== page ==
After rejecting several amendments protecting women’s reproductive health and rights, the Senate yesterday passed a bill that will ban so-called “partial-birth” abortions. The Senate vote was 64-33, with 16 Democrats and 48 Republicans supporting the bill and 29 Democrats, three Republicans, and one Independent opposing it. Senators also passed an amendment to the bill 52-46 affirming their support for abortion rights as guaranteed by Roe v. Wade. However, Rep. Steve Chabot (R-OH), sponsor of an identical bill in the House, said that the final bill was not likely to retain this amendment, according to the Washington Times.
The bill (S. 3) does not include an exception in cases where the woman’s health is threatened, and senators rejected an amendment to add a health exception to the bill, opening it up to constitutional challenges. A similar ban on “partial-birth” abortion in Nebraska was struck down for that reason by the US Supreme Court in 2000 in Stenberg v. Carhart. Senator Mike DeWine (R-OH), who co-wrote the bill, said that a health exception was not needed because “partial-birth abortion is simply never medically indicated,” according to the New York Times. However, medical experts interviewed by the Los Angeles Times said that of the two options available for physicians to use in midterm abortions, the dilation and extraction procedure misleadingly referred to as “partial-birth” abortion by its opponents is often the safest. “You can see this is not [members of Congress’s] area of expertise. They think they are banning something that is dangerous. The opposite is true,” Dr. Ann Davis, professor of obstetrics at Columbia University, told the LA Times. “And the public has been confused into thinking this is something that takes place right before birth. They are talking about infanticide. We agree we shouldn’t do abortions after the point of viability.”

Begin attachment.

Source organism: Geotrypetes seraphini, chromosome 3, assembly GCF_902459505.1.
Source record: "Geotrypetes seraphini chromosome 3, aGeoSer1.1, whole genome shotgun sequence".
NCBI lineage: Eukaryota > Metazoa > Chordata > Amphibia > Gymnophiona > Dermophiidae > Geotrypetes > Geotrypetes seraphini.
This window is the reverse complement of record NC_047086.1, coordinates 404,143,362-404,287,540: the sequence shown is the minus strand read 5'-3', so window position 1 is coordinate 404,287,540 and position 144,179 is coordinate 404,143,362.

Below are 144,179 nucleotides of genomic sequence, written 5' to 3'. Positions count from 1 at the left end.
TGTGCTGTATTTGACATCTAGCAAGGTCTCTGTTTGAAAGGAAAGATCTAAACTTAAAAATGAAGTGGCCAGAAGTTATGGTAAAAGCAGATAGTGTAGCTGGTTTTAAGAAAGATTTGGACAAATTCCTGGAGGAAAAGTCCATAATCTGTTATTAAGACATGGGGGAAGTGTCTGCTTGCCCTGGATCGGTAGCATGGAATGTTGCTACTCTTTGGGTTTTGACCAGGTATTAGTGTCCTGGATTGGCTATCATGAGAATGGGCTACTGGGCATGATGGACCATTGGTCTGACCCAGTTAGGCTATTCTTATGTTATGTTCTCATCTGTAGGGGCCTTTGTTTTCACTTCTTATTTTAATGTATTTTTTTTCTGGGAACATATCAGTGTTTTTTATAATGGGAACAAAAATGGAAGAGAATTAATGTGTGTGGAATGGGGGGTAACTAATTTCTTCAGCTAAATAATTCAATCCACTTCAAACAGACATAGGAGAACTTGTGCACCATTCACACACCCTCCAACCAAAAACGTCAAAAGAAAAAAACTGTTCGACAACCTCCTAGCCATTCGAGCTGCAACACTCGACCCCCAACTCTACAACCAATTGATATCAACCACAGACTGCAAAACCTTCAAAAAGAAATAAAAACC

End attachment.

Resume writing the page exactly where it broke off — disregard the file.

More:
The bill has also been criticized by abortion rights supporters for its vague wording, which threatens to prevent doctors from performing various types of abortions, including safe early term procedures. The definition of the procedure in the Senate’s bill was written by abortion opponents and does not match the official definition of “dilation and extraction” by the American College of Obstetricians and Gynecologists, according to the Washington Post. The bill also imposes criminal penalties on doctors who perform the procedure, raising concerns by the American Medical Association and individuals doctors. “In medicine, things happen quickly. You have a patient who is bleeding. We are trained to deal with the unexpected,” said Dr. Paul Blumenthal, professor of obstetrics at Johns Hopkins University, according to the LA Times .